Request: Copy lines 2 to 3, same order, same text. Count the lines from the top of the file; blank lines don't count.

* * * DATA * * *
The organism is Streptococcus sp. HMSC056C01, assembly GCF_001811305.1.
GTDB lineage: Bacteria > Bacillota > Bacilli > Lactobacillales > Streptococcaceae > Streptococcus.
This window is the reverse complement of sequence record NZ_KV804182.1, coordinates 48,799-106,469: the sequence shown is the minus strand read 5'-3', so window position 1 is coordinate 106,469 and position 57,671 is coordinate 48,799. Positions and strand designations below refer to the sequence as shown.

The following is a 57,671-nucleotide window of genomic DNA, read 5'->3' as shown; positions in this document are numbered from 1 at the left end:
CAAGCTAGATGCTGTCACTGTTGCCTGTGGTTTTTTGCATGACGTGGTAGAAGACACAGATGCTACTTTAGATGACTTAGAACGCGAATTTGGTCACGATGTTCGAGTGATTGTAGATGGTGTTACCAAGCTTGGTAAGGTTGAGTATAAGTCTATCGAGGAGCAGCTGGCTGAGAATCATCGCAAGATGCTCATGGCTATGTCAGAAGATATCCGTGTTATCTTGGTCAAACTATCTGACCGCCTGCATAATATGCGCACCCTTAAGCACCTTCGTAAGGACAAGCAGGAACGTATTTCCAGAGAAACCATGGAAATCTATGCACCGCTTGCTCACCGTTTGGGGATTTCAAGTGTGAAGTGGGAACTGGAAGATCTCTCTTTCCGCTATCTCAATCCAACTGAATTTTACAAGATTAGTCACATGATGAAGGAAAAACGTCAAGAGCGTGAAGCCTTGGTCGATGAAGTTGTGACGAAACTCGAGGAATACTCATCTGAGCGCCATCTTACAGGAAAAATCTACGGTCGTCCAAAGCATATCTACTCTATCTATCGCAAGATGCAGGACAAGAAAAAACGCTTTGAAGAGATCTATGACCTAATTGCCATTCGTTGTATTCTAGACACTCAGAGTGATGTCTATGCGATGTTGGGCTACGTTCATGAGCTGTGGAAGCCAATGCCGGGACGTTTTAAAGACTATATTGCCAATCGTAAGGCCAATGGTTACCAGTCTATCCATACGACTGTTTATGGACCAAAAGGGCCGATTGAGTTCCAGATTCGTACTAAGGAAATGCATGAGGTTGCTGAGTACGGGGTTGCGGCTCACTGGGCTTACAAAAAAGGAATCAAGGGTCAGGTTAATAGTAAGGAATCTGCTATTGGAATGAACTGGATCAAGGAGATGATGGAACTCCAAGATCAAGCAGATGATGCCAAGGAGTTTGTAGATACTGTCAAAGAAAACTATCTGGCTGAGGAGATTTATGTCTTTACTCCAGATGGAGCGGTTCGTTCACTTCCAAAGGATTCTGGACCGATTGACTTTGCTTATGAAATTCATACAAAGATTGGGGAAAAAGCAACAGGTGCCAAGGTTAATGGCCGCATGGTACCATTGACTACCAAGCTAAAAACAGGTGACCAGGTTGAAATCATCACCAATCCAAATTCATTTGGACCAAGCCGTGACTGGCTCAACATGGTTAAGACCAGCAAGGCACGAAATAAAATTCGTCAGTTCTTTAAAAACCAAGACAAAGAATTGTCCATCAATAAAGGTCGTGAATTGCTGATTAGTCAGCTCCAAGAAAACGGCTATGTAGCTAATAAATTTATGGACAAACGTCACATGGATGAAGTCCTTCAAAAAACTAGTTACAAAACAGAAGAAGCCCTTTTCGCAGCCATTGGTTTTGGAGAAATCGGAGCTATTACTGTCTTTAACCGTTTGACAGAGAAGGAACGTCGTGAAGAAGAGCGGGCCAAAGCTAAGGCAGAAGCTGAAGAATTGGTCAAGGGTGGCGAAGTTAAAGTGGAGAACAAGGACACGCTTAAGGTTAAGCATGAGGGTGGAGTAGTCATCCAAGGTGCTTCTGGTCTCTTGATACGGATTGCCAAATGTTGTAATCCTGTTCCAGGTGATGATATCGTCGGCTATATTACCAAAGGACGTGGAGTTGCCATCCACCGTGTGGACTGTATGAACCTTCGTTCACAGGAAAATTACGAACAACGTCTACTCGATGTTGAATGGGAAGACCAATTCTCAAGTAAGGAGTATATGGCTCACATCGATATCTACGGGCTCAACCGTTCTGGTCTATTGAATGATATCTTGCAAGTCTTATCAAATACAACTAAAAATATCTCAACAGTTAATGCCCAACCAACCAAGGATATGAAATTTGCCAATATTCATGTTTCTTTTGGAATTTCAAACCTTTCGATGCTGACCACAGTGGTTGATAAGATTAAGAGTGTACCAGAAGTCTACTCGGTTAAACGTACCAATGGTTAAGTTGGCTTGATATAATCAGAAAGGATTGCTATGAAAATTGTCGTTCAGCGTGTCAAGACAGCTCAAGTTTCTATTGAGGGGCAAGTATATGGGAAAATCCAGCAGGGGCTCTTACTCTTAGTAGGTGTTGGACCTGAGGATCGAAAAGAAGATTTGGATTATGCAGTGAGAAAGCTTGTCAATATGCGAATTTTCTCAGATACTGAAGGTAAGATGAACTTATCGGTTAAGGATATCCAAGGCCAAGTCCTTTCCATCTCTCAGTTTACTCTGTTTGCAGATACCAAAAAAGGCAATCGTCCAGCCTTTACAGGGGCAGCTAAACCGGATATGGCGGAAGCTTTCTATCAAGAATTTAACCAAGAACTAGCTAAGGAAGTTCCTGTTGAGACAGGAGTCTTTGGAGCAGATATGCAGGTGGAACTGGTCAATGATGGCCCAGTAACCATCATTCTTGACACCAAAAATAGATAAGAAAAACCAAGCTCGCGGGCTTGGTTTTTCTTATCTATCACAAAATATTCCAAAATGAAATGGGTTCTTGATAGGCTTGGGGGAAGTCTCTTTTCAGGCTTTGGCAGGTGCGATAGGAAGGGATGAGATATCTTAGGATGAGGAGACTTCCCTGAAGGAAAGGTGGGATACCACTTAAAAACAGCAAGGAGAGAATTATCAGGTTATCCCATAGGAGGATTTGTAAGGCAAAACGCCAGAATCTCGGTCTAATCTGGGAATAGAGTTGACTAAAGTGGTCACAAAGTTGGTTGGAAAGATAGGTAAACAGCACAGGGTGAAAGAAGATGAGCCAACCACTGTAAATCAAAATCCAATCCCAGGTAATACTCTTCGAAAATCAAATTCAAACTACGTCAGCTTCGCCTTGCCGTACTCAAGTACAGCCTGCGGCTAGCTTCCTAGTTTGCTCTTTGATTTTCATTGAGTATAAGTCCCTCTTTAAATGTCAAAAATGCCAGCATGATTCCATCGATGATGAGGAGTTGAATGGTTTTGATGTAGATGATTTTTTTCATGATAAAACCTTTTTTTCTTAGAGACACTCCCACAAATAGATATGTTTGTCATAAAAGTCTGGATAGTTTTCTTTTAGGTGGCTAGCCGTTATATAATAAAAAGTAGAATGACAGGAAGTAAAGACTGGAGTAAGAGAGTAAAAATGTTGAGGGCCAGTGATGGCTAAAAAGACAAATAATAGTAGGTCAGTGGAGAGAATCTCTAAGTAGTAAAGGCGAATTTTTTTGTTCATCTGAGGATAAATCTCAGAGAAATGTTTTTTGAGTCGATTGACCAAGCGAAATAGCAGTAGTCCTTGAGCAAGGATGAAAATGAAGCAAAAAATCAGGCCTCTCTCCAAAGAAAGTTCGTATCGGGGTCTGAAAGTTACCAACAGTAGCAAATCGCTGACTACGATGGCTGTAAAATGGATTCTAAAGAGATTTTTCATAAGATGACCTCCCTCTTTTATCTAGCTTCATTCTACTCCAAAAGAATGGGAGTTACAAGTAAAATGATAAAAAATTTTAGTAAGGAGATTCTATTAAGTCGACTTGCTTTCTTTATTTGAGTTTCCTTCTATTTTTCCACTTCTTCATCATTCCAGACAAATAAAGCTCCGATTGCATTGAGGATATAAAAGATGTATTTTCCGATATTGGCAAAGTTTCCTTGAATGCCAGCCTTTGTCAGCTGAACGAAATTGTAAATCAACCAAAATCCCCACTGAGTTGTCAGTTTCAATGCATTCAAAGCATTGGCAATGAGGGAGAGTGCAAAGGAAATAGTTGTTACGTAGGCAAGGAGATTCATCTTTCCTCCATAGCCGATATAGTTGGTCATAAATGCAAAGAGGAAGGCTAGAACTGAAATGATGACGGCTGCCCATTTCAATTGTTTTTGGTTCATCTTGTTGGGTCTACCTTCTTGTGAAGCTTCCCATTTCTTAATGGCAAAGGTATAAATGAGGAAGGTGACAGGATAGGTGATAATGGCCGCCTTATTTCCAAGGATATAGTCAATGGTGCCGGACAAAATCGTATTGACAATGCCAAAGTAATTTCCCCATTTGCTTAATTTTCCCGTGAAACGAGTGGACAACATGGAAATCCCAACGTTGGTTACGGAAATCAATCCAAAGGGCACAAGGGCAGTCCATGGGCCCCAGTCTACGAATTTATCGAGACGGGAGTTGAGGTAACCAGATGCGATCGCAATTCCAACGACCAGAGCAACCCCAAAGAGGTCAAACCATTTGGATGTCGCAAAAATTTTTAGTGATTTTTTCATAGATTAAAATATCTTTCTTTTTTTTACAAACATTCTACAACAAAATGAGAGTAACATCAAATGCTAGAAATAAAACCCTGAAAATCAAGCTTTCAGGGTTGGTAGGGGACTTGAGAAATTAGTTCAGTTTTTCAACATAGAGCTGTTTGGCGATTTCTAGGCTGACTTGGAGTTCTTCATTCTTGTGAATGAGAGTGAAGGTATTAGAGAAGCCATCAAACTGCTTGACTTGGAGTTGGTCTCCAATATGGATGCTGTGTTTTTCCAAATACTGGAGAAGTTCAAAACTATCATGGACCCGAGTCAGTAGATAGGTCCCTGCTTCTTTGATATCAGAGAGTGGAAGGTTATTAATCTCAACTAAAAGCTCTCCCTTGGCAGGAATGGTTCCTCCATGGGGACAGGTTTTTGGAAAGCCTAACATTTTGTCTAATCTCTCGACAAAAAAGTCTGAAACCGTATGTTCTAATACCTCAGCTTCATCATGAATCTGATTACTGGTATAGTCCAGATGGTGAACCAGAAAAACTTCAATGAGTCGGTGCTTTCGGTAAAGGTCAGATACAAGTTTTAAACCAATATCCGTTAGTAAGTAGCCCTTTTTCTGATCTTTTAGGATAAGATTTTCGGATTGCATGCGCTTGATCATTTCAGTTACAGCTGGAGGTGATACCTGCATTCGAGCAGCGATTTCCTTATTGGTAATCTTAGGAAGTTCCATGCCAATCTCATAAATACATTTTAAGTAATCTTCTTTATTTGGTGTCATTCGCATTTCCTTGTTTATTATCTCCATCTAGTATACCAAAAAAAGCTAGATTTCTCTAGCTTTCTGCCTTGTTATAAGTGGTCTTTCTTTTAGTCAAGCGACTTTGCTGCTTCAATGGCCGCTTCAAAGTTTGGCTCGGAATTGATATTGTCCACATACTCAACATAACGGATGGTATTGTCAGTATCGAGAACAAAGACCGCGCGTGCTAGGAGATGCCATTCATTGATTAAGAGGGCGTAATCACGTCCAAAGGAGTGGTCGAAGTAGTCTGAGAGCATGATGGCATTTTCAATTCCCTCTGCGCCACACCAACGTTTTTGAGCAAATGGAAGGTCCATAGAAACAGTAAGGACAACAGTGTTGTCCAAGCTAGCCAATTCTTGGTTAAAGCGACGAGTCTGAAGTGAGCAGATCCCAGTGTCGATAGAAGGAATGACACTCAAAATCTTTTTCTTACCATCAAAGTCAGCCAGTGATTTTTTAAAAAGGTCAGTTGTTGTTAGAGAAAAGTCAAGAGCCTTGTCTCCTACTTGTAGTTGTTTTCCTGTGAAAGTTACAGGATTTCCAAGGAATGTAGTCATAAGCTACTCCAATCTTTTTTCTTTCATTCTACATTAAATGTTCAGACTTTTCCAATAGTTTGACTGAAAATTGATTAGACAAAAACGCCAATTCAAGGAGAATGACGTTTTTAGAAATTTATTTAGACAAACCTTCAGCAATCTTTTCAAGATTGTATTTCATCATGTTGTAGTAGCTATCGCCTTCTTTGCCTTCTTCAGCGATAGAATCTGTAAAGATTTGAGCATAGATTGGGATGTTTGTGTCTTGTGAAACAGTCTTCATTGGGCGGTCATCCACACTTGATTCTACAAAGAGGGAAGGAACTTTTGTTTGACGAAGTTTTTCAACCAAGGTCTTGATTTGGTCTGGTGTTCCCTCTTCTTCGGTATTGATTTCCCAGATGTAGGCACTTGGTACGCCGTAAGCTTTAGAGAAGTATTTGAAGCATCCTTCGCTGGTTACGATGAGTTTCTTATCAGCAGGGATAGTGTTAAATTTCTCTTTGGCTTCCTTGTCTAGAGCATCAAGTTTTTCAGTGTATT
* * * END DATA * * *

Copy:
GTDB lineage: Bacteria > Bacillota > Bacilli > Lactobacillales > Streptococcaceae > Streptococcus.
This window is the reverse complement of sequence record NZ_KV804182.1, coordinates 48,799-106,469: the sequence shown is the minus strand read 5'-3', so window position 1 is coordinate 106,469 and position 57,671 is coordinate 48,799. Positions and strand designations below refer to the sequence as shown.